Aug 14, 2009 (CIDRAP News) – Federal officials today during a pandemic H1N1 planning update dialed back the number of novel flu vaccine doses they expect in October from 120 million to 45 million, listing several reasons for the smaller projection.
During a late July meeting of a federal immunization advisory panel, which targeted 159 million people to receive the first doses, authorities projected that 120 million doses would be available in October, with another 80 million per month in the following months.
However, during a National Biodefense Safety Board (NBSB) teleconference today, Dr. Robin Robinson, director of the Biological Advanced Research and Development Authority (BARDA) at the US Department of Health and Human Services (HHS), said the latest expectation is 45 million doses by mid October, with manufacturers delivering 20 million doses per week after that.
He said the revised estimate is based on several factors expected to slow vaccine delivery from manufacturers. Health officials have already acknowledged that yields of the novel H1N1 antigen are less than for the seasonal flu vaccine. Robinson also said vaccine makers have a limited number of fill-and-finish sites, which are just completing seasonal flu vaccine production, but that federal officials are looking for ways to maximize the current capacity.
CSL Biotherapies, an Australian company that is one of the five manufacturers making pandemic H1N1 vaccine for the US market, has a contractual obligation to produce vaccine first for its home country, Robinson said. Because Australia is in the midst of the Southern Hemisphere's flu season, the United States will work with CSL to ensure that it can deliver vaccine doses to both countries.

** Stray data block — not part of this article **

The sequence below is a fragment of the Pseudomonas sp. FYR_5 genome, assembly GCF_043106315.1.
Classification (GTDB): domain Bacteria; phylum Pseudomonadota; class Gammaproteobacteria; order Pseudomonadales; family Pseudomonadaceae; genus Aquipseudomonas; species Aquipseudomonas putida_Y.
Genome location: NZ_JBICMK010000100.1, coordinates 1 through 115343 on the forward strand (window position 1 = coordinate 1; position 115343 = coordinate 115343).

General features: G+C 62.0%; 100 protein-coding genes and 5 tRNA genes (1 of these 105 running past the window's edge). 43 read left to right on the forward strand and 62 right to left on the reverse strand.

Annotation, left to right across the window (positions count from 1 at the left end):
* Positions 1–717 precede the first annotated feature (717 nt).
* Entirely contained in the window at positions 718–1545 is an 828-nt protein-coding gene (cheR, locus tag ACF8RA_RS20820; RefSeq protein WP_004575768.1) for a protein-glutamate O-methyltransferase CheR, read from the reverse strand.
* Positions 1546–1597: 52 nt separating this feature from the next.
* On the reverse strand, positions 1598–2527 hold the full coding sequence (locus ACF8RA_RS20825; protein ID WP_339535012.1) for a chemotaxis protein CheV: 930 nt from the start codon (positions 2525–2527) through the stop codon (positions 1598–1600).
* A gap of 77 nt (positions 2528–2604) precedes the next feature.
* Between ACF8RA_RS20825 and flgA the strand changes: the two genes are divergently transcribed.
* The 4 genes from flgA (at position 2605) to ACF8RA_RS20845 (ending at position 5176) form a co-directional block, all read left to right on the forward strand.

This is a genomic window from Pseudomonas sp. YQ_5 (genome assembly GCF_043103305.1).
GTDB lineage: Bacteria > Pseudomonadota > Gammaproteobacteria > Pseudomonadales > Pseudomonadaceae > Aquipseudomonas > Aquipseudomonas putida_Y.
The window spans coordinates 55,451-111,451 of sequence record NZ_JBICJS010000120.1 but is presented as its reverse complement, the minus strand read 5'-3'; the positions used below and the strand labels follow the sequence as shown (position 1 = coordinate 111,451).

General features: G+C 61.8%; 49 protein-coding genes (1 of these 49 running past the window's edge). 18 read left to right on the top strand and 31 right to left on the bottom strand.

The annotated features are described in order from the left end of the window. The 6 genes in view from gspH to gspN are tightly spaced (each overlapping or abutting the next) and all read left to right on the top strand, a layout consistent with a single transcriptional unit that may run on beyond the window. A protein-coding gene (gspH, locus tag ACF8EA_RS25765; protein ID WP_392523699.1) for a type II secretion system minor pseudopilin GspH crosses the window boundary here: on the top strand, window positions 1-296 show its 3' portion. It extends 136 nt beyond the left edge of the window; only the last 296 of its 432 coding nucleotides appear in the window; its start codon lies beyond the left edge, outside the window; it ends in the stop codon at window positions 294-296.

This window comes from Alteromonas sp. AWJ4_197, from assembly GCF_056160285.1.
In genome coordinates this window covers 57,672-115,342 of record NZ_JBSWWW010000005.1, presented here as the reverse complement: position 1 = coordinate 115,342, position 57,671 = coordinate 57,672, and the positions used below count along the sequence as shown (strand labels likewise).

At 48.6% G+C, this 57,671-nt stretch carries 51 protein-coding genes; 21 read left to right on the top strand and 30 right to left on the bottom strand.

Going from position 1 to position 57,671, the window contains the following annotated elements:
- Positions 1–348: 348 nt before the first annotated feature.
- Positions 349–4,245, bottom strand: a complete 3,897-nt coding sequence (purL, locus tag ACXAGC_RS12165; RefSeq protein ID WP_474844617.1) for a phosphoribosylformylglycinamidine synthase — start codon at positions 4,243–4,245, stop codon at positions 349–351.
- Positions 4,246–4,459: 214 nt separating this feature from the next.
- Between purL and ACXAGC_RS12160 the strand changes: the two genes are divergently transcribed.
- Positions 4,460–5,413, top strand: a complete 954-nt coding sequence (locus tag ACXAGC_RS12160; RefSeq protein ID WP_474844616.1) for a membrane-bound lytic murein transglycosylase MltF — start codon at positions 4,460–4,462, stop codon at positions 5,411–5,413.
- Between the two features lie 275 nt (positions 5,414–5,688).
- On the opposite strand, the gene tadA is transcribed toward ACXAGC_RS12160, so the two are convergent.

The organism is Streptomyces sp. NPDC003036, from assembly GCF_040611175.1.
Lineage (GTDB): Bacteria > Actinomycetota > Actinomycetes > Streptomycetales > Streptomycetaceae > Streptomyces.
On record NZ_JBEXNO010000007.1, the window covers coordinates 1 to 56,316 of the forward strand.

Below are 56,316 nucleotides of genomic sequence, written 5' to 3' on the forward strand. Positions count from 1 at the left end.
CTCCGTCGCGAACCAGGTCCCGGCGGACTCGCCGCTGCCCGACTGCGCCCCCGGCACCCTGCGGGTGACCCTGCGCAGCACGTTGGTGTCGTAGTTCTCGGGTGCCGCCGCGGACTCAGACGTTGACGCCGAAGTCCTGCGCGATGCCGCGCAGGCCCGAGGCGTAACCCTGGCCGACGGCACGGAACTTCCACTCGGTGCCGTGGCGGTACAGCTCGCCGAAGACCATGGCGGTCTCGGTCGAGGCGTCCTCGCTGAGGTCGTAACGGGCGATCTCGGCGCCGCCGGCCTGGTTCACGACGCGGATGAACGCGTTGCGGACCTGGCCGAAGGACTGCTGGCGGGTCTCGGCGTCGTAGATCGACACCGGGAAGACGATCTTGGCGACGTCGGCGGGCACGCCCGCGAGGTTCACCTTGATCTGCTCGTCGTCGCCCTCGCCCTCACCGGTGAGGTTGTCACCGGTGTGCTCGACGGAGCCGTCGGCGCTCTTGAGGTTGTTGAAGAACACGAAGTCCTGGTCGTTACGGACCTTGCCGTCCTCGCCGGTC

Another factor that has added to the delay in ramping up production of the novel flu vaccine is that one of the companies making seasonal flu vaccine is having problems finishing up production so that it can clear the decks to make novel flu vaccine, Robinson said. The delay has impacted vaccine timelines by 4 to 6 weeks, he said.
A new seed strain developed to replace the slower-growing strain in lab studies looks like it will produce better novel H1N1 antigen yields that are on par with those for the seasonal vaccine, Robinson said, adding that federal officials will be working with manufacturers over the next 2 weeks to see if the improved yields are also seen in commercial production.
In an update on the nation's antiviral stockpiles, Robin said that 84 million treatment courses are currently in federal and state stockpiles and that 3 million more doses are expected soon. He projected that a total of 100 million antiviral treatment courses will be available this fall, but he added that only a small amount will be available commercially.
Federal officials are currently discussing if the experimental antiviral drug peramivir should be allowed under an emergency use authorization (EUA) for treating critically ill seasonal or novel flu patients. He said a final decision would be made soon. Peramivir, a neuraminidase inhibitor developed by BioCryst Pharmaceuticals, can be given by intravenous (IV) or intramuscular (IM) routes. Phase 2 study results of the drug were disappointing. However, the company announced in mid July that initial phase 3 study of an IV version of the drug conducted in Asia showed that the drug was safe and well tolerated.
During the comment part of the meeting, some of the NBSB board members and members of the public expressed concerns about the current lack of an IV or IM antiviral treatment, urging officials to strongly consider approving an EUA for peramivir.
Jul 17 BioCryst press release
Jul 29 CIDRAP News story "ACIP targets up to 159 million Americans for H1N1 vaccination"